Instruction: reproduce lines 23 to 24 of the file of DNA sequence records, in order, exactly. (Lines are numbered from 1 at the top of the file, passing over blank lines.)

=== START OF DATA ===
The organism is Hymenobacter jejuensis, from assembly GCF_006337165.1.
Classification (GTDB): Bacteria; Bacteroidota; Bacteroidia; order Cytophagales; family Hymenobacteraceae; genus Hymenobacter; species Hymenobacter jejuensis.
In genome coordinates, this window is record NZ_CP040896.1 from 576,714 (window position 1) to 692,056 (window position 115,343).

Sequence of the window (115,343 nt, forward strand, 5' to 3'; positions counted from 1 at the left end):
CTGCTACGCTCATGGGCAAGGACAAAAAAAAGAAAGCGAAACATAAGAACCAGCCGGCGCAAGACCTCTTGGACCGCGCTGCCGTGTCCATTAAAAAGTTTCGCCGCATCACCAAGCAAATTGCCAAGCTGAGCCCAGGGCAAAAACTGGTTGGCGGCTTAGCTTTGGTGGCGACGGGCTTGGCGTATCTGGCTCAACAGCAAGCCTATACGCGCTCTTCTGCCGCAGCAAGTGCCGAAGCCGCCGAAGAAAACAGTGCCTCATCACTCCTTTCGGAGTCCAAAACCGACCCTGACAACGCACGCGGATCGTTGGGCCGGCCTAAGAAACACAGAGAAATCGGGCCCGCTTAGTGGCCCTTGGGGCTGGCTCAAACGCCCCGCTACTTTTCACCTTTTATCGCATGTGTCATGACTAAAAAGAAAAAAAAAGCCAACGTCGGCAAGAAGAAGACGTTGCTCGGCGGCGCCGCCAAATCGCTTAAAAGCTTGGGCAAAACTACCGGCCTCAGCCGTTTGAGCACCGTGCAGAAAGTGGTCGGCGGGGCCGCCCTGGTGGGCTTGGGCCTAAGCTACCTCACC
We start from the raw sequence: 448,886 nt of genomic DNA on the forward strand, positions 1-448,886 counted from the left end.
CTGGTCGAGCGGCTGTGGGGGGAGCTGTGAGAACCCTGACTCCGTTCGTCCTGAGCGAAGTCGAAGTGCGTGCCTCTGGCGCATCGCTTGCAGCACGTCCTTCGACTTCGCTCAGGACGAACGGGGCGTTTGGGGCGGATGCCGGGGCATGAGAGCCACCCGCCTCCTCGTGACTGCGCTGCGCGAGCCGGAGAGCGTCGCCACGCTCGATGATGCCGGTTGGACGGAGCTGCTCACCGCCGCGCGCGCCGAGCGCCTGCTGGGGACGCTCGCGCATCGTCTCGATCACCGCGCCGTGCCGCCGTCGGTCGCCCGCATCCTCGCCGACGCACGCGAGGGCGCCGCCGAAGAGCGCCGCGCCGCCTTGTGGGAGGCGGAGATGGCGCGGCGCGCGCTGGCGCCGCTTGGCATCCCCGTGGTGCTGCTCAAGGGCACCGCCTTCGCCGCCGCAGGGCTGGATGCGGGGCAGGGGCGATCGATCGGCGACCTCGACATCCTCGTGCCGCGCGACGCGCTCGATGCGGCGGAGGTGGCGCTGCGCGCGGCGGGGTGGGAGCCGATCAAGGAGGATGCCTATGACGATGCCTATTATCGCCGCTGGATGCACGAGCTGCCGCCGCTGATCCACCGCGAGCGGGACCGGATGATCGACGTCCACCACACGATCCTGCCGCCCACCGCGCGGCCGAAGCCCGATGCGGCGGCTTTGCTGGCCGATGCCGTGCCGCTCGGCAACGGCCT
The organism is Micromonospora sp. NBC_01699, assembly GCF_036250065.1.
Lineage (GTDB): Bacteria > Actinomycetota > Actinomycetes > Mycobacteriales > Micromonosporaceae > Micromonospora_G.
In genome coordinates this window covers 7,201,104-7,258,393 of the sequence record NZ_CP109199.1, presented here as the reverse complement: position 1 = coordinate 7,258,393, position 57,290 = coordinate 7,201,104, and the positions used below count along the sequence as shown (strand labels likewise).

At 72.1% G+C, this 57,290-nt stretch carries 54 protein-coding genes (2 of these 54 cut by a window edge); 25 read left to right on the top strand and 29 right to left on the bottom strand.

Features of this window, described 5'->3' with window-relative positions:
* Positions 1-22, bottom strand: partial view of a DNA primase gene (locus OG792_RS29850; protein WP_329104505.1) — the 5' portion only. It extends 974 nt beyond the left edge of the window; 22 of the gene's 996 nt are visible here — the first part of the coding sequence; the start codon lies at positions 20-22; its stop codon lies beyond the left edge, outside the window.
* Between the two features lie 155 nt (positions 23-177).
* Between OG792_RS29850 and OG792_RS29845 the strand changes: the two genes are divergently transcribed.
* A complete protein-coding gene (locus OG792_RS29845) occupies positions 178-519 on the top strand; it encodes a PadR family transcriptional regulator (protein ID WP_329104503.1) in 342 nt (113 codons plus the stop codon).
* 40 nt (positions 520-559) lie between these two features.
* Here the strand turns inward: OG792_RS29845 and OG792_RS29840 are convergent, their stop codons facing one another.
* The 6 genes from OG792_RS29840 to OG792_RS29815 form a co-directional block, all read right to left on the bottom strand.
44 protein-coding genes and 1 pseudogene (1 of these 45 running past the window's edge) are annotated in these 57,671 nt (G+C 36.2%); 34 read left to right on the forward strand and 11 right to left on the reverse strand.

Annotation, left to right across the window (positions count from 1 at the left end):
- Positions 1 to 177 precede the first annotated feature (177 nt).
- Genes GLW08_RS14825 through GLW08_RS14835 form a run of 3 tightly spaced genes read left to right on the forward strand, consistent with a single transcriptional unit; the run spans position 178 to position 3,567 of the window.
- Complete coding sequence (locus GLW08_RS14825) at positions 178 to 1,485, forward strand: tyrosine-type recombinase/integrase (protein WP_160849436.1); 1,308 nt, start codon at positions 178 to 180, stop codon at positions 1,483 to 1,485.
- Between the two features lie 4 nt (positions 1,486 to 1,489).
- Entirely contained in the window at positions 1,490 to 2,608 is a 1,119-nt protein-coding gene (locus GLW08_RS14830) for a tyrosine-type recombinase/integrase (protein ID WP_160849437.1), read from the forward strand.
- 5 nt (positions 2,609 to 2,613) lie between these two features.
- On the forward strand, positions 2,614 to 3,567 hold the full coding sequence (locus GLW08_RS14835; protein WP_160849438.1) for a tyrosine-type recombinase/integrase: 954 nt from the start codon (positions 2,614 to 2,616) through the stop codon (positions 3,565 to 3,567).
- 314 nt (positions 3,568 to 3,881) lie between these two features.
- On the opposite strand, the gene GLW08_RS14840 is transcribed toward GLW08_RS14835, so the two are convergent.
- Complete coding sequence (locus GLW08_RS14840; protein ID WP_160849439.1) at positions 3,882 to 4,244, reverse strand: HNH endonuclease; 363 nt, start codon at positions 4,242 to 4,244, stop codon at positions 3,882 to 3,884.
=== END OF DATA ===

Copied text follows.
- Genes GLW08_RS14825 through GLW08_RS14835 form a run of 3 tightly spaced genes read left to right on the forward strand, consistent with a single transcriptional unit; the run spans position 178 to position 3,567 of the window.
- Complete coding sequence (locus GLW08_RS14825) at positions 178 to 1,485, forward strand: tyrosine-type recombinase/integrase (protein WP_160849436.1); 1,308 nt, start codon at positions 178 to 180, stop codon at positions 1,483 to 1,485.